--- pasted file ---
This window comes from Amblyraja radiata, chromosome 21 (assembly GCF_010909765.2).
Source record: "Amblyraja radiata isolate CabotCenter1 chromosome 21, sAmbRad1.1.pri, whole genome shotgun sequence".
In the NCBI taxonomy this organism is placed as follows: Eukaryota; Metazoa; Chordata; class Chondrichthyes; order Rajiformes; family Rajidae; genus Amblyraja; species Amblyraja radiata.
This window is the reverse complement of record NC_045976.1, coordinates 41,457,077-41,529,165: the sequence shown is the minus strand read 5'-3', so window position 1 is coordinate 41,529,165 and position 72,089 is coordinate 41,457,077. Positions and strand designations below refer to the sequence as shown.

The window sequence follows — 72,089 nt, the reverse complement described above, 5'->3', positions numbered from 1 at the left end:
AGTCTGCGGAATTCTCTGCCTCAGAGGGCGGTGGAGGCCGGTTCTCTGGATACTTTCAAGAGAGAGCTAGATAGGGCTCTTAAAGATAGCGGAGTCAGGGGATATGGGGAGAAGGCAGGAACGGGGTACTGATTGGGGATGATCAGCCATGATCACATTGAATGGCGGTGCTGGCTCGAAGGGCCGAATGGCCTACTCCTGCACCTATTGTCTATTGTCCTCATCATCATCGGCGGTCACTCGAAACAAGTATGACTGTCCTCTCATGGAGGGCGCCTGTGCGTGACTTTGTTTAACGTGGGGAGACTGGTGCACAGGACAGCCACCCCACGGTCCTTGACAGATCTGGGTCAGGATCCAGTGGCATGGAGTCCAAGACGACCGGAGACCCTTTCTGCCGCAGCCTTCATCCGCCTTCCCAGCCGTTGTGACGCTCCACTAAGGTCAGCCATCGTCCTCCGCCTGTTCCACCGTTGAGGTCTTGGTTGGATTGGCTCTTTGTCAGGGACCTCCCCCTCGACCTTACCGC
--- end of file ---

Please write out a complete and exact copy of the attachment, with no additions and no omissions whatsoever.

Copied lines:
This window comes from Amblyraja radiata, chromosome 21 (assembly GCF_010909765.2).
Source record: "Amblyraja radiata isolate CabotCenter1 chromosome 21, sAmbRad1.1.pri, whole genome shotgun sequence".
In the NCBI taxonomy this organism is placed as follows: Eukaryota; Metazoa; Chordata; class Chondrichthyes; order Rajiformes; family Rajidae; genus Amblyraja; species Amblyraja radiata.
This window is the reverse complement of record NC_045976.1, coordinates 41,457,077-41,529,165: the sequence shown is the minus strand read 5'-3', so window position 1 is coordinate 41,529,165 and position 72,089 is coordinate 41,457,077. Positions and strand designations below refer to the sequence as shown.

The window sequence follows — 72,089 nt, the reverse complement described above, 5'->3', positions numbered from 1 at the left end:
AGTCTGCGGAATTCTCTGCCTCAGAGGGCGGTGGAGGCCGGTTCTCTGGATACTTTCAAGAGAGAGCTAGATAGGGCTCTTAAAGATAGCGGAGTCAGGGGATATGGGGAGAAGGCAGGAACGGGGTACTGATTGGGGATGATCAGCCATGATCACATTGAATGGCGGTGCTGGCTCGAAGGGCCGAATGGCCTACTCCTGCACCTATTGTCTATTGTCCTCATCATCATCGGCGGTCACTCGAAACAAGTATGACTGTCCTCTCATGGAGGGCGCCTGTGCGTGACTTTGTTTAACGTGGGGAGACTGGTGCACAGGACAGCCACCCCACGGTCCTTGACAGATCTGGGTCAGGATCCAGTGGCATGGAGTCCAAGACGACCGGAGACCCTTTCTGCCGCAGCCTTCATCCGCCTTCCCAGCCGTTGTGACGCTCCACTAAGGTCAGCCATCGTCCTCCGCCTGTTCCACCGTTGAGGTCTTGGTTGGATTGGCTCTTTGTCAGGGACCTCCCCCTCGACCTTACCGC